I have to thank you for the honour you have done me in the insertion of a letter received from the Rev. Dr. Knapp: a copy of this letter was forwarded to you by some friend at present unknown to me. It would, perhaps, be interesting to the readers of your respectable Miscellany, to know my reasons for writing, and the tenor of my letter to the professor at Halle. In the early part of the year 1801, I had made some considerable preparation for an improved edition of the Hebrew translation of the New Testament first completed, and published, by Dr. Hutter, of Nuremburg, 1599; and in order to this, I had recourse to several public and private libraries in search of Hebrew translations of the books of the New Testament, and availed myself of the use of several, printed and manuscript. On a comparison of these, I soon discovered, what I had before anticipated, viz. the imperfection of Hutter's text, especially in the Apostolic Epistles. I found that Hutter inserted the apostolical quotations in the original Hebrew, and not according to the Greek;—a plan not pursued in other versions of the New Testament, not even in the Syriac, the most ancient extant. folio my design to the celebrated Dr. Knapp, the successor of Callenburg, in whose time many books were printed at the Jewish Institute for promoting Christianity among the Jews. There is a brief account of the rise and design of this Institute inserted at the end of a book entitled “The Life of R. Solomon Duitch, a learned Jew, and his Conversion to Christianity”.” I

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included a specimen of my improved translation from the #. to the Hebrews, mentioned with approbation in Dr. Knapp's letter, to which I refer. In May, 1802, I received a small packet from Halle, containing the aforesaid letter, and several books, in the form of tracts, printed at their press—viz. two copies of St. Luke's Gospel; one without points; the other with points, and a comment in rabbinical Hebrew written by a convert; also a Hebrew translation of the Epistle to the Hebrews, and a catalogue of religious tracts, printed at theinstitute for their missionaries in various parts of the East, including, not only Hebrew, but various other oriental tongues. Encouraged by Dr. Knapp's approbation, I pursued my design, thank God, with singular ease and facility, to the completion of the four Gospels, and the Epistle to the Hebrews; in which I flatter myself I have succeeded, in a clear and perspicuous manner, in interpreting a considerable part of the New Testament in the style and language of the Old Testament. Of the Acts of the Apostles, and most of the Epistles, I know of no other Hebrew versions extant, than Hutter's, and the Travancore Hebrew version, now supplied by Dr. Buchanan, and in his collection here in Cambridge. It is a happy circumstance that we are in possession of the latter, the utility of which will most advantageously discover itself where most wanted, in the completion of the New Testament in the Hebrew language. I am at present fully occupied in completing the transcript of the Travancore version, in order to its being forwarded to the London Society, who have communicated to the Christian public their design

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Youk Review of Ireland's Lectures to the King’s Scholars at Westminster,” shews it to be a learned and elaborate work. . How far it is adapted to promote the religions knowledge and practical piety of those youths, which is doubtless a most important object, I am not qualified to judge, not having seen the book. But from your account, something further is highly desirable, and is to be expected from the learned lecturer. My chief object in writing at present is, to make inquiry of you, or some of your correspondents, concerning another religious publication, which appeared some years ago, intended for the benefit of the same class of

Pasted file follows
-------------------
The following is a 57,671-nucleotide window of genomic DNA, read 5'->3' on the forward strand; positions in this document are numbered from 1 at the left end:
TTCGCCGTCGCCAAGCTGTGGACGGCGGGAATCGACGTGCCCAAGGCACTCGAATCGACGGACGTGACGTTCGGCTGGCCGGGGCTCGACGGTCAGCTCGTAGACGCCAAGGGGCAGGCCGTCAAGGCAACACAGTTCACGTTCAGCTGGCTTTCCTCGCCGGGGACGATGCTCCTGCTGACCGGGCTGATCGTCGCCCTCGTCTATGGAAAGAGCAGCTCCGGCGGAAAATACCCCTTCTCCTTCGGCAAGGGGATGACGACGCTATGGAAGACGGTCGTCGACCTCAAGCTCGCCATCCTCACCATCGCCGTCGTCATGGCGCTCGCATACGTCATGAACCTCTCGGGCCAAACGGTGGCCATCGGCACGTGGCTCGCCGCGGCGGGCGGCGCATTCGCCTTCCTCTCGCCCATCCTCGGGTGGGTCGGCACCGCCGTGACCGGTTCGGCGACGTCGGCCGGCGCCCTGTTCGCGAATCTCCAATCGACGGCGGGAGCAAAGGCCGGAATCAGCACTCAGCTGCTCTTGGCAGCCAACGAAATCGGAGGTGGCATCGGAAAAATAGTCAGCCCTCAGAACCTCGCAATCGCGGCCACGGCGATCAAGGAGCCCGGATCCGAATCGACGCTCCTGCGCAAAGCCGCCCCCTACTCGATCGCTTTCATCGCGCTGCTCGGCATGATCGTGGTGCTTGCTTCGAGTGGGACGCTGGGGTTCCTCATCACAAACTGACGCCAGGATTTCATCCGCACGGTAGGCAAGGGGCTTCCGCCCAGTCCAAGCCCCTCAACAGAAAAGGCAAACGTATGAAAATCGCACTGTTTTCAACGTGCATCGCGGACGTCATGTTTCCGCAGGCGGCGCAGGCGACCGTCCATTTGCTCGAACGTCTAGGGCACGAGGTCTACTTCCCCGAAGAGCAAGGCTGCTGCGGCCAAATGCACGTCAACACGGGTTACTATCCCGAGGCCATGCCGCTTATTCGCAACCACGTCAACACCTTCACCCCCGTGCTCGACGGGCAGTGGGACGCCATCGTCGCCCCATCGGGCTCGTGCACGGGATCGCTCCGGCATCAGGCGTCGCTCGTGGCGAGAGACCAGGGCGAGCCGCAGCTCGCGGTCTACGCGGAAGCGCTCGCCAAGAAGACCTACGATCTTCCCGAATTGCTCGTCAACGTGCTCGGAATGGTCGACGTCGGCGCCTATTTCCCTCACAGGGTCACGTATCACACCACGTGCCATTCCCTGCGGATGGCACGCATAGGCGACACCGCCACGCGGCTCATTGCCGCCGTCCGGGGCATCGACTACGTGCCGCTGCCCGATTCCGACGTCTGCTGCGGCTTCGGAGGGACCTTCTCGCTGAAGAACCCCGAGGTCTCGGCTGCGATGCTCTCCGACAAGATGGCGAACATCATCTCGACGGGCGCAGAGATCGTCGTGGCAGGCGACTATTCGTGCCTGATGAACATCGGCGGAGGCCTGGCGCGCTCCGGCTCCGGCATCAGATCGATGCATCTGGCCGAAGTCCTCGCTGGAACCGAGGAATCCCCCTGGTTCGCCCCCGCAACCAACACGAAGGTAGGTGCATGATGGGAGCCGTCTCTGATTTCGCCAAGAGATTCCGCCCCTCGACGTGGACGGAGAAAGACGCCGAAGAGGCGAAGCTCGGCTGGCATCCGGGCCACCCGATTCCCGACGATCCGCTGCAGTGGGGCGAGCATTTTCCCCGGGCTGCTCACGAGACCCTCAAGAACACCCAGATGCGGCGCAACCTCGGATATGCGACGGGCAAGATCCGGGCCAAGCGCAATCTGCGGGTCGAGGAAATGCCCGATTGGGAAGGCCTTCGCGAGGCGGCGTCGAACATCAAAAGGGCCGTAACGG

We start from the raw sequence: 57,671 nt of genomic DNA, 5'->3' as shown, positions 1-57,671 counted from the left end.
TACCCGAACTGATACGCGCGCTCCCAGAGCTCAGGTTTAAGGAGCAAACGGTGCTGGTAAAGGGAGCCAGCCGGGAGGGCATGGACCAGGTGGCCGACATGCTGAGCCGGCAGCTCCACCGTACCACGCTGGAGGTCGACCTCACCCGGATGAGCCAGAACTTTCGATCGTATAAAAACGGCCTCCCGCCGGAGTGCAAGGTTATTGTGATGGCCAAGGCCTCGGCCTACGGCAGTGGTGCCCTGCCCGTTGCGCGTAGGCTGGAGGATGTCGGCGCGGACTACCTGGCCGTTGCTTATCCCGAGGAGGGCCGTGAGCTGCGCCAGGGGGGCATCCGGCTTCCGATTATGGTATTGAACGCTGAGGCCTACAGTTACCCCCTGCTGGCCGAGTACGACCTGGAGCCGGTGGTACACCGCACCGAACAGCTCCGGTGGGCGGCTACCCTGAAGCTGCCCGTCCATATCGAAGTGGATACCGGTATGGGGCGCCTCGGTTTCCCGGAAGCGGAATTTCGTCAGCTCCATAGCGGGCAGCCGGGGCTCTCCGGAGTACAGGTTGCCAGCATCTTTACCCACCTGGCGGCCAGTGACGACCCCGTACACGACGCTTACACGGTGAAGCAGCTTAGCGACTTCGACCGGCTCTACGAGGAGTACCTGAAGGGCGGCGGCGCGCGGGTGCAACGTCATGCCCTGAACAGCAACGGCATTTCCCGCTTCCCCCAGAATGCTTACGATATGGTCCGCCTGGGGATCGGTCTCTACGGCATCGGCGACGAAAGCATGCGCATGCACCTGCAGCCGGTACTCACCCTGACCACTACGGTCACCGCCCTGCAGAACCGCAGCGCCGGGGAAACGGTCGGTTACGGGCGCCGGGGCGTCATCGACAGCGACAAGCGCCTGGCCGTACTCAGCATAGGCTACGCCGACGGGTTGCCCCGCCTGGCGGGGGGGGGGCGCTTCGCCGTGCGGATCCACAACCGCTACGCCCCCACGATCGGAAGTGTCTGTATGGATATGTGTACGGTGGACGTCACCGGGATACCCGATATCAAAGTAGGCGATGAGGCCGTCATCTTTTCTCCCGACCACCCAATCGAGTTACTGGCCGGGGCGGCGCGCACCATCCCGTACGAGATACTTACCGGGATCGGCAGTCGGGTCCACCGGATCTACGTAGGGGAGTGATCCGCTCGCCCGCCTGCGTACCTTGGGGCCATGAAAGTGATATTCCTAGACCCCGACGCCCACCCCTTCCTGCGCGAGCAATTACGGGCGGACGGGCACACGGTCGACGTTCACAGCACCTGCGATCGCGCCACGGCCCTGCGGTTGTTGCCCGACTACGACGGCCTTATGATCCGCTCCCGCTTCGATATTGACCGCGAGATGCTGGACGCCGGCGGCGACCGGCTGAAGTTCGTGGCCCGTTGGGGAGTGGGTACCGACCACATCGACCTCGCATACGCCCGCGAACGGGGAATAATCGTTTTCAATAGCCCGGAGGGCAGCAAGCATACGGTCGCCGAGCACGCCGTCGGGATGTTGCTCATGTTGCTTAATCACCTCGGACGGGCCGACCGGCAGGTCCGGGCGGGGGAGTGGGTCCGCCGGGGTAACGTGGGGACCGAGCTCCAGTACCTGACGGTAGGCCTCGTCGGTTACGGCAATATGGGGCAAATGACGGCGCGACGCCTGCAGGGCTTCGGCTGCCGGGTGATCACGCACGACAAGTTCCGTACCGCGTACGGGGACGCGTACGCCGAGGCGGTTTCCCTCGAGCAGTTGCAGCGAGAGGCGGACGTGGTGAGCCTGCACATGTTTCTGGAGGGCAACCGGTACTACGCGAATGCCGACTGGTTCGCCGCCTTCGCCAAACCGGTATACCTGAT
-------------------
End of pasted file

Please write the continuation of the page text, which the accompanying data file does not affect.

oung men, though of a different {. being chiefly devotional. The title is, “ Sacred Exercises, in four Books, compiled for the Use of Places of Education, particularly Westminster School.” On seeing the work advertised, as having come to a sirth edition, in 1792, I purchased it for the use of some young gentlemen whom I then had under my care. But on inspecting it, I found myself greatly disappointed; and the more so, when I saw that it was dedicated to “Zachary, Lord Bishop of liochester:” I suppose that eminent prelate, Pearce. It is drawn up in so singular a manner, that I knew not how to make use of it, and I am at a loss to describe it. The general method is confused. The lessons are made up partly of Scripture passages, oddly tacked together, and partly of sentences from other books, without any references to either. Some of them are, what the author calls “ Poetical Lessons,” without rhyme or reason, especially Book iv. which (without any visible propriety) is enti

tled Eternity. The Prayers and Collects, though some of them contain excellent sentiments and expressions, yet consist of a strange mixture; and it is hard to say on what system of divinity the whole is sounded ; some things appearing orthodox, and others quite the reverse”. From the number of editions which it has passed through, it should seem to have acquired considerable reputation; and yet it appears to me the strangest medley that I ever met with. Indeed, the compiler himself seems to be aware of such imperfections as he knew not how to remedy. For he says, in his long preface, p. 3, “ The compiler would have great reason to esteem himself very happy, if he had been in any degree able to perform what is his little share of the following papers, answerably to the dignity and majesty of the subject. But as it is, he can only wish, it had been in his power, to have better supported them.” And again, p. 5, This desideratum, viz. of Lord Bacon, might be supplied by a work of the following kind; supposing it (what is, indeed, very far from being the present case) to be drawn up with sufficient abilities.” I feel a great curiosity, sir, to know who this very modest author was ; whether this book is in actual use in Westminster School; and in what manner it is used: and I submit it to any judicious person acquainted with the work, whether it might not be greatly amended, or recomposed, with great advantage both in respect to language and

sentiment. , QUERO

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* “Let us, after the example of Pe. ter, labour most abundantly to make “atene. ment for our sins.”—Ought the Westminster Scholars to be taught such doctrine as

this? Let Dr. Ireland answer. :